Nepal | October 20, 2020

NPI says concept paper on 15th five-year plan highly ambitious

Himalayan News Service
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Kathmandu, April 3

Amid the meeting of the National Development Council (NDC) in the Capital to finalise the concept paper of the 15th five-year plan (fiscal years 2019-20 to 2023-24) prepared by the National Planning Commission (NPC), Nepal Policy Institute (NPI) — an international think tank — has said that a few targets of development set in the periodic plan are overambitious and unrealistic.

Moreover, NPI said that there is no explicit articulation of the external regional and global context and future scenarios in which the vision and plans are set.

“The projected income growth of $1,400 by fiscal year 2023-24, $4,100 by fiscal 2030-31 and $12,100 by fiscal 2042-43 seems rather overambitious or unrealistic to achieve given past performance, including poor capital investment and management,” NPI stated.

Despite the fact that the Nepali economy is so heavily dependent on remittance and foreign employment has become the mainstay of income and employment for millions of working age population along with remittance constituting one-third of the nation’s annual budget, the whole presentation of the vision and plan is conspicuously silent about migrant workers and remittance, reads the NPI comment paper on the draft of the 15th five-year plan.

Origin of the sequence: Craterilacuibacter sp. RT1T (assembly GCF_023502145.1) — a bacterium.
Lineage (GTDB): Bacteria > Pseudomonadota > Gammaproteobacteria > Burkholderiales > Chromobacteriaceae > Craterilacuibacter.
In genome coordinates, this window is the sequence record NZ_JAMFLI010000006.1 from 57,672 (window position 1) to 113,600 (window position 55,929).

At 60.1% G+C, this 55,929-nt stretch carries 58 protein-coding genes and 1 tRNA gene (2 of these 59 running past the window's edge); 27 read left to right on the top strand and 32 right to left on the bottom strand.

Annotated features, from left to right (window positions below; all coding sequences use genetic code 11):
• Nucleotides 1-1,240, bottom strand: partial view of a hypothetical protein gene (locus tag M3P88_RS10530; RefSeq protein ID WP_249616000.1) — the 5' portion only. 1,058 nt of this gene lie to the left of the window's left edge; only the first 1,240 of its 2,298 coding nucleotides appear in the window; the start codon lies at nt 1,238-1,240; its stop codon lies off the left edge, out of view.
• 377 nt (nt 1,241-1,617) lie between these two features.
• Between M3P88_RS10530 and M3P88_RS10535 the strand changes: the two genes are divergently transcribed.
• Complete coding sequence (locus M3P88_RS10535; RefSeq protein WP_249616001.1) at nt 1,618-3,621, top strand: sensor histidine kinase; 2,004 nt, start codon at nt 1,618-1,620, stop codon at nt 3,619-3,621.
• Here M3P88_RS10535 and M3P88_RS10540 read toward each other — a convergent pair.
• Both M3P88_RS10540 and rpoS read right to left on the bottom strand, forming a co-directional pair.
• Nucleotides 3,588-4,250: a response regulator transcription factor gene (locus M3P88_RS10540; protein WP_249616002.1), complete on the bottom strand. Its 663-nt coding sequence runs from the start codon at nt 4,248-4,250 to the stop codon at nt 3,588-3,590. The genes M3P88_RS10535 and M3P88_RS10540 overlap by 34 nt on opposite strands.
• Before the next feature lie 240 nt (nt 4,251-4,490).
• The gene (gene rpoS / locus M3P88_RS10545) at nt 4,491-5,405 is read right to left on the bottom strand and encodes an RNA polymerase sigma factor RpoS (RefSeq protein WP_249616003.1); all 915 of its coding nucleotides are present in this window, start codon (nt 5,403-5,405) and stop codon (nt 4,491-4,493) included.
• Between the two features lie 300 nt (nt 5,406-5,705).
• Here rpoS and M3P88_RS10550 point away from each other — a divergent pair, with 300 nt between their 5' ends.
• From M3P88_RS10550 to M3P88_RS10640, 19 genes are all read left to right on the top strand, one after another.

“Given the double-digit high economic growth target, there is no explicit recognition or mitigation strategy for the high cost of high growth in terms of unsustainable exploitation and extraction of nature/natural resources, high degree of inequality in the society and deeper socio-political division and unrest,” said NPI, adding that the concept paper of the periodic plan does not reflect higher-level vision, plan or strategy for gender equality and increased economic participation and leadership of women.

Though Nepal has been suffering from economic dependency with alarming rise in imports of basic food commodities from India, the concept paper of the periodic plan has not emphasised this concern and no remedial mechanism specifically suggested.

“Goals and objectives are set at high levels and are generally without clear, programmes indicators or time lines,” NPI said.

Meanwhile, NPI has also suggested the government to give the 15th periodic plan the theme ‘Build, Produce and Manage.’

A version of this article appears in print on January 01, 1970 of The Himalayan Times.

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